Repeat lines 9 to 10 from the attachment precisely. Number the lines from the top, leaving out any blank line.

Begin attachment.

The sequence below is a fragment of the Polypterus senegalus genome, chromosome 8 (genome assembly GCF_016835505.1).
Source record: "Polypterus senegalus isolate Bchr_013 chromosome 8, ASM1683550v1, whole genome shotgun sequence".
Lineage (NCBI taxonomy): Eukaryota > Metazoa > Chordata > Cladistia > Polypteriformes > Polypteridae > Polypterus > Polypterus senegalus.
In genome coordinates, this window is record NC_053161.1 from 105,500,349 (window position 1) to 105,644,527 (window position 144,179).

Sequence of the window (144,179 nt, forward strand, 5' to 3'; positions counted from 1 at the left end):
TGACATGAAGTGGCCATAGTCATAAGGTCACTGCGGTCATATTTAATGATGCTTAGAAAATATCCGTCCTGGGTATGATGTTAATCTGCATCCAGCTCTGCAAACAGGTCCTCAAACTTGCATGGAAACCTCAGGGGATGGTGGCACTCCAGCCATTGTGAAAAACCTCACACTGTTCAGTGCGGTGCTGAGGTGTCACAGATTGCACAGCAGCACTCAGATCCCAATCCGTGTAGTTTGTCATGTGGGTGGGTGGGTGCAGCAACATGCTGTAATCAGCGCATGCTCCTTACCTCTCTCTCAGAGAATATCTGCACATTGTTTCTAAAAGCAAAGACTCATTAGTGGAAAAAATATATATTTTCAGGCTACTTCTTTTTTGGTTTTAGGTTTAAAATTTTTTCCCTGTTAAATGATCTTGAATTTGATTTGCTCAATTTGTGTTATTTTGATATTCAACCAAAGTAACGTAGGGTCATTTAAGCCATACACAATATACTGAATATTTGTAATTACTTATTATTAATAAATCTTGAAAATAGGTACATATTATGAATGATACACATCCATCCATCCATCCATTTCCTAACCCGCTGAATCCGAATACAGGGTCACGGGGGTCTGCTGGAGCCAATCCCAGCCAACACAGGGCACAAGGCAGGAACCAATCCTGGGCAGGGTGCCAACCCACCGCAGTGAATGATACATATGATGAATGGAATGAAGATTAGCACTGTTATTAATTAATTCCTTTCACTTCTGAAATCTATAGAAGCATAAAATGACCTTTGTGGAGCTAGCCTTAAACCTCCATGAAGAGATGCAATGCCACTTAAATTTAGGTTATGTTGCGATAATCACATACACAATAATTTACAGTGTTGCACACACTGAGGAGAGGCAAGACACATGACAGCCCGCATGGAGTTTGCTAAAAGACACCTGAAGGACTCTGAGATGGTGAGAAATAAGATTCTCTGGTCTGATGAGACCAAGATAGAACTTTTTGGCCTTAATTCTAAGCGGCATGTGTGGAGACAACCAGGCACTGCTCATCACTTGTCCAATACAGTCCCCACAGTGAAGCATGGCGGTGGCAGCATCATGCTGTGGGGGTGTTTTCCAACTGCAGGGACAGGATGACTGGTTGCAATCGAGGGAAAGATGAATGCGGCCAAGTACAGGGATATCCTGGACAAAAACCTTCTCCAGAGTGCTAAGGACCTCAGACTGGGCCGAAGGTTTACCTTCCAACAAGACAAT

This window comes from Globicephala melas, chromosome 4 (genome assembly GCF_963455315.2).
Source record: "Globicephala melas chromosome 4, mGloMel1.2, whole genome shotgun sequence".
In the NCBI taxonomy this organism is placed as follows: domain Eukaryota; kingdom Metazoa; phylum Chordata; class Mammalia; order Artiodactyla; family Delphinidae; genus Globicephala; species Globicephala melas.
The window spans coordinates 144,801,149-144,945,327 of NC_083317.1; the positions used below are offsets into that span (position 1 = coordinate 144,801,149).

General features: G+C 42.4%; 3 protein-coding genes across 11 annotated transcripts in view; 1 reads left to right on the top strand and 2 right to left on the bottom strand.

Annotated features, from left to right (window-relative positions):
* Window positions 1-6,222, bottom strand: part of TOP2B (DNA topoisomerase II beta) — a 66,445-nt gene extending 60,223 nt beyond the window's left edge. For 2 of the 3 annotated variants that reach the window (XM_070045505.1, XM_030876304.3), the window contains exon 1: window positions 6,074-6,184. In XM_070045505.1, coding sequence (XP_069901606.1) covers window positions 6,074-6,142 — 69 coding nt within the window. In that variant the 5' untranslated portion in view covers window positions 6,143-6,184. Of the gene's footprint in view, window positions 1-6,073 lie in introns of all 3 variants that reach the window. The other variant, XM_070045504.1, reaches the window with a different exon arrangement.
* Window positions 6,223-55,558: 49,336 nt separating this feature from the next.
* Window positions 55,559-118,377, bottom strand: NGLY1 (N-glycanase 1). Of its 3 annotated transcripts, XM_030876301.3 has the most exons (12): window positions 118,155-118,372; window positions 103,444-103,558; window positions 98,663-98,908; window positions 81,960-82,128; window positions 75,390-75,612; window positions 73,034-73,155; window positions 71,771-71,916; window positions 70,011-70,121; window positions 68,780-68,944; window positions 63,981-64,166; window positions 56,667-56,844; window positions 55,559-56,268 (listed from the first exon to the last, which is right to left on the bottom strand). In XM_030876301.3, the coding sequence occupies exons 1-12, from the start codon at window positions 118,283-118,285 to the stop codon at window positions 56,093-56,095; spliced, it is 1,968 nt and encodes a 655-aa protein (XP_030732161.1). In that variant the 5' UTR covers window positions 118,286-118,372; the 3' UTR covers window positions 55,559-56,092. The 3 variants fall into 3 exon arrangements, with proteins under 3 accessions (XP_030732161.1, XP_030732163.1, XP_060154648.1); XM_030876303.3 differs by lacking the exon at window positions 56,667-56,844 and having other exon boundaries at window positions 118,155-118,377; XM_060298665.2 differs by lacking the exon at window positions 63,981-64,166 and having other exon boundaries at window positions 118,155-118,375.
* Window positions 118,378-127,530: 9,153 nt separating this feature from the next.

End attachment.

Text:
In the NCBI taxonomy this organism is placed as follows: domain Eukaryota; kingdom Metazoa; phylum Chordata; class Mammalia; order Artiodactyla; family Delphinidae; genus Globicephala; species Globicephala melas.
The window spans coordinates 144,801,149-144,945,327 of NC_083317.1; the positions used below are offsets into that span (position 1 = coordinate 144,801,149).